My mother told me in her gentle loving way, that she and my father, a surgeon and musician, had a beautiful, emotional discussion, holding hands, tears flowing easily, just before my father’s death at age 36. Kidney failure — no dialysis — there was nothing more to do. It was a matter of days.

He assured her, he was faithfully ready to die. He was not afraid. He assured her, that her strong faith in Jesus Christ as her lord and savior, was the greatest strength she had and she would rely upon it until her last day in this life. As it turned out, she lived 58 years after he died.

It was in this painful yet beautiful conversation that they read John 14: 1-4, 18-20, and verse 27.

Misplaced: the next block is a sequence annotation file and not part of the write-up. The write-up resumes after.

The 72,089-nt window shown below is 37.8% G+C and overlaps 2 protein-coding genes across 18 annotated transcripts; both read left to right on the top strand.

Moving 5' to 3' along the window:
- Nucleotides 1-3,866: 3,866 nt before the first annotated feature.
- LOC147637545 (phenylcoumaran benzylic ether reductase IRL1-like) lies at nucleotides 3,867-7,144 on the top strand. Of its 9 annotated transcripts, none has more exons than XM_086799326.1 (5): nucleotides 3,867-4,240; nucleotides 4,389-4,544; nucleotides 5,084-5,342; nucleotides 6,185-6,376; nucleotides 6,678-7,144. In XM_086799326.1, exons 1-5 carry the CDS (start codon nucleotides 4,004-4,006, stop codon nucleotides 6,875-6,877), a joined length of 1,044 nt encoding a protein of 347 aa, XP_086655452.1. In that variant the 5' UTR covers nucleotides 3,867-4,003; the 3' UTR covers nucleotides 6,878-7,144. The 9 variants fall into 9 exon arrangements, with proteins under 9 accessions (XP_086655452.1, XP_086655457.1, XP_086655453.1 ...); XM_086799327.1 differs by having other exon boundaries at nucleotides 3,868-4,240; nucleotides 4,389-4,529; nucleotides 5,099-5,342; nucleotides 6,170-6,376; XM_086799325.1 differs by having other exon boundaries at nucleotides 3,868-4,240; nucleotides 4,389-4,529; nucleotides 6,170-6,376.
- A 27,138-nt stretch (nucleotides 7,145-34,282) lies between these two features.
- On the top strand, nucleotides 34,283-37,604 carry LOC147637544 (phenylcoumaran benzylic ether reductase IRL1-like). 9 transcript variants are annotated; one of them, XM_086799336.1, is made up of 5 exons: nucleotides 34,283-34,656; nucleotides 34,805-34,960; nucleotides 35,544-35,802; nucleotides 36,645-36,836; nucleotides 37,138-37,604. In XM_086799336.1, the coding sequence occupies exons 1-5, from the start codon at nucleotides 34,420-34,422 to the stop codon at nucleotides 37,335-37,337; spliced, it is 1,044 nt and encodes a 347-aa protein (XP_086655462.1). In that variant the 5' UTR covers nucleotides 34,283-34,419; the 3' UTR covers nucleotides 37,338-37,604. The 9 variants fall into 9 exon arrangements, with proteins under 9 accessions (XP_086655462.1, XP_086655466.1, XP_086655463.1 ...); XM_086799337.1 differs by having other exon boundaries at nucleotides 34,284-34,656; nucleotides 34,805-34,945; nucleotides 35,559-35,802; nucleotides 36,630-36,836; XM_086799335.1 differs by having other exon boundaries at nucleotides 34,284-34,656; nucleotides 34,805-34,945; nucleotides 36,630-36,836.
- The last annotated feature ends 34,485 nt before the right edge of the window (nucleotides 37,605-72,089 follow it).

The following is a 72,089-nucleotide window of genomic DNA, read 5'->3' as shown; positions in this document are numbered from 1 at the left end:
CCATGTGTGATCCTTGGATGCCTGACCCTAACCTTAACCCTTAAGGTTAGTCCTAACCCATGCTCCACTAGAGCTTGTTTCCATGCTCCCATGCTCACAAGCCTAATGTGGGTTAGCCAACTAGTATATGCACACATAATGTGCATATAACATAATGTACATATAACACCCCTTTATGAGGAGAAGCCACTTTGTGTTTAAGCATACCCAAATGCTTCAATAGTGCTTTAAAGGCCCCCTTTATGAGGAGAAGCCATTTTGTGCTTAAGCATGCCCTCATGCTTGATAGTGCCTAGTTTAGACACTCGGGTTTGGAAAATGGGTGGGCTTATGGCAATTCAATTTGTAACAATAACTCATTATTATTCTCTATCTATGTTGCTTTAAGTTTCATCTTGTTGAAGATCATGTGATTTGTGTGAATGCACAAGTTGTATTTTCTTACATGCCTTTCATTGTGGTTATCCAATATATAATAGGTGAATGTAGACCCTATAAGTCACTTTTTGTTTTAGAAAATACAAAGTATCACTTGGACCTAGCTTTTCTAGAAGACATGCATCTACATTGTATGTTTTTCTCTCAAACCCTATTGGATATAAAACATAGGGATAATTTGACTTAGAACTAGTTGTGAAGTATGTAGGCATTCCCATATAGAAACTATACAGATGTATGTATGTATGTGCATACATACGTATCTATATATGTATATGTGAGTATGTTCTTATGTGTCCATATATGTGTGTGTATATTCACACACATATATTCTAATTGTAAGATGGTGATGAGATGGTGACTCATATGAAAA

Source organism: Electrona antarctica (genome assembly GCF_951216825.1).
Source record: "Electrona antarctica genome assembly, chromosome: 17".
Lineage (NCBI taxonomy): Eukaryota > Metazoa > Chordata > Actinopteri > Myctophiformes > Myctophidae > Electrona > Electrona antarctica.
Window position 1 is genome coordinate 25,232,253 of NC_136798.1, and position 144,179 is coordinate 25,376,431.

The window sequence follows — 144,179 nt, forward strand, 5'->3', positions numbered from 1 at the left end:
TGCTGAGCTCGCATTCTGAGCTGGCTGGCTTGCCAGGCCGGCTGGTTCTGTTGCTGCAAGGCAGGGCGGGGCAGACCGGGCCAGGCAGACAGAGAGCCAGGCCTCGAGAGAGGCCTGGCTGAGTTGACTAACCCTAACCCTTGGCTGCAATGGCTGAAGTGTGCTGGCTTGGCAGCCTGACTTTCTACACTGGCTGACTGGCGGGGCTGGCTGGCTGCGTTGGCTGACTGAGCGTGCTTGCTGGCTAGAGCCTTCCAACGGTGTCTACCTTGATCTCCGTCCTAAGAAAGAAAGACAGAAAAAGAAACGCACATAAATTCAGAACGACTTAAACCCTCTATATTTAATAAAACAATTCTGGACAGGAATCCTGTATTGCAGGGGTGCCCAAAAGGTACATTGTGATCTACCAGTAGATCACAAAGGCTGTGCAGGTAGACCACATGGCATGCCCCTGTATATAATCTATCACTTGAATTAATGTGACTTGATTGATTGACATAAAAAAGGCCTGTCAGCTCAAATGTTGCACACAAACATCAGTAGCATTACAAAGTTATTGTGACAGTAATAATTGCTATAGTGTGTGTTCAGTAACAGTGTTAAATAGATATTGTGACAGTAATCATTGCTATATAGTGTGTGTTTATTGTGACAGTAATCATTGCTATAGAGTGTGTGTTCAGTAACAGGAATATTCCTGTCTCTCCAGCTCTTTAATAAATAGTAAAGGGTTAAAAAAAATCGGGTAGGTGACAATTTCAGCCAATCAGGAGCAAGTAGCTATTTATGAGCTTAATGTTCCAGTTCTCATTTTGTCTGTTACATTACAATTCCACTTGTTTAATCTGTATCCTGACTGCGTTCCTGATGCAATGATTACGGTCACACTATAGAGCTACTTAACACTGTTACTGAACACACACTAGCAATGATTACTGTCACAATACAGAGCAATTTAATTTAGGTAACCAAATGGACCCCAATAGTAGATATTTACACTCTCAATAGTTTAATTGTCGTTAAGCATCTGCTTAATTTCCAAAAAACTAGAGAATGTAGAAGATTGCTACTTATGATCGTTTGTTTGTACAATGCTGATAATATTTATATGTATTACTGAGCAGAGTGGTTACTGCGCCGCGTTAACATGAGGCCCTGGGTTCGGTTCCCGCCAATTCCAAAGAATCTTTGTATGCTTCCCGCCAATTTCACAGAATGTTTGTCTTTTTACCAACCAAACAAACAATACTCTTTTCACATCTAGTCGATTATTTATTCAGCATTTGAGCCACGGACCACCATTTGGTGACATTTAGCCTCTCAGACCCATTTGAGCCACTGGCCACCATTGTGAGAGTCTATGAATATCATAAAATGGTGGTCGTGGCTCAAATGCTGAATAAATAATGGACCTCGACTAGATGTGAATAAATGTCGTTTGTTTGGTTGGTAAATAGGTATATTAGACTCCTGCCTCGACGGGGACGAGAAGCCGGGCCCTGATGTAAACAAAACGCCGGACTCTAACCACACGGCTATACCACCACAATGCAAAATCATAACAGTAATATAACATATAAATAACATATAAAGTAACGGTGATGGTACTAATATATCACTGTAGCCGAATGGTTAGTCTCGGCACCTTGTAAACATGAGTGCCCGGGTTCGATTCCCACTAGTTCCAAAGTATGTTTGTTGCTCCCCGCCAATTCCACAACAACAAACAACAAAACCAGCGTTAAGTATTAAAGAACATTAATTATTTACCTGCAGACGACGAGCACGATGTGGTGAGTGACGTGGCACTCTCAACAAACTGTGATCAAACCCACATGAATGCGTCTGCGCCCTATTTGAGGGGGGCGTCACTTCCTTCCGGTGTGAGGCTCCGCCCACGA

“Do not let your hearts be troubled. You believe in God; believe also in me. My Father’s house has many rooms; if that were not so, would I have told you that I am going there to prepare a place for you? And if I go and prepare a place for you, I will come back and take you to be with me that you also may be where I am. You know the way to the place where I am going.”

I will not leave you as orphans; I will come to you.Before long, the world will not see me anymore, but you will see me. Because I live, you also will live. On that day you will realize that I am in my Father, and you are in me, and I am in you.

Peace I leave with you; my peace I give you. I do not give to you as the world gives. Do not let your hearts be troubled and do not be afraid.